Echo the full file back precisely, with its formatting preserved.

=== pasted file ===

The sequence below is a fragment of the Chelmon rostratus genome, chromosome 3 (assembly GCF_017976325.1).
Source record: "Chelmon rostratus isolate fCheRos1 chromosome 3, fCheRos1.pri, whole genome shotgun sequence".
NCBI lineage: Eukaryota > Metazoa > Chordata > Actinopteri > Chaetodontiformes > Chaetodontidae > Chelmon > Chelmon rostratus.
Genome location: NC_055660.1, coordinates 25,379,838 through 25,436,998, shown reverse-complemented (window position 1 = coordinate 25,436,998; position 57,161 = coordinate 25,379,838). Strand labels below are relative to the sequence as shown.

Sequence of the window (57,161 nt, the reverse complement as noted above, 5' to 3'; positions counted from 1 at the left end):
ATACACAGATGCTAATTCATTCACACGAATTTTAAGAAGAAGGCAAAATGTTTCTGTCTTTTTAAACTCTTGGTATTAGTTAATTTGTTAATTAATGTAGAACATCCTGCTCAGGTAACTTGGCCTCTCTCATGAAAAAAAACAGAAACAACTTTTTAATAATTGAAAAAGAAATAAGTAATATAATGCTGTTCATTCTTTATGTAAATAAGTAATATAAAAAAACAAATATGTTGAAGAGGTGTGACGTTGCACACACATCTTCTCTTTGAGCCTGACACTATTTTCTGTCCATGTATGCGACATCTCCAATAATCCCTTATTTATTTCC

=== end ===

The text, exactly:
The sequence below is a fragment of the Chelmon rostratus genome, chromosome 3 (assembly GCF_017976325.1).
Source record: "Chelmon rostratus isolate fCheRos1 chromosome 3, fCheRos1.pri, whole genome shotgun sequence".
NCBI lineage: Eukaryota > Metazoa > Chordata > Actinopteri > Chaetodontiformes > Chaetodontidae > Chelmon > Chelmon rostratus.
Genome location: NC_055660.1, coordinates 25,379,838 through 25,436,998, shown reverse-complemented (window position 1 = coordinate 25,436,998; position 57,161 = coordinate 25,379,838). Strand labels below are relative to the sequence as shown.

Sequence of the window (57,161 nt, the reverse complement as noted above, 5' to 3'; positions counted from 1 at the left end):
ATACACAGATGCTAATTCATTCACACGAATTTTAAGAAGAAGGCAAAATGTTTCTGTCTTTTTAAACTCTTGGTATTAGTTAATTTGTTAATTAATGTAGAACATCCTGCTCAGGTAACTTGGCCTCTCTCATGAAAAAAAACAGAAACAACTTTTTAATAATTGAAAAAGAAATAAGTAATATAATGCTGTTCATTCTTTATGTAAATAAGTAATATAAAAAAACAAATATGTTGAAGAGGTGTGACGTTGCACACACATCTTCTCTTTGAGCCTGACACTATTTTCTGTCCATGTATGCGACATCTCCAATAATCCCTTATTTATTTCC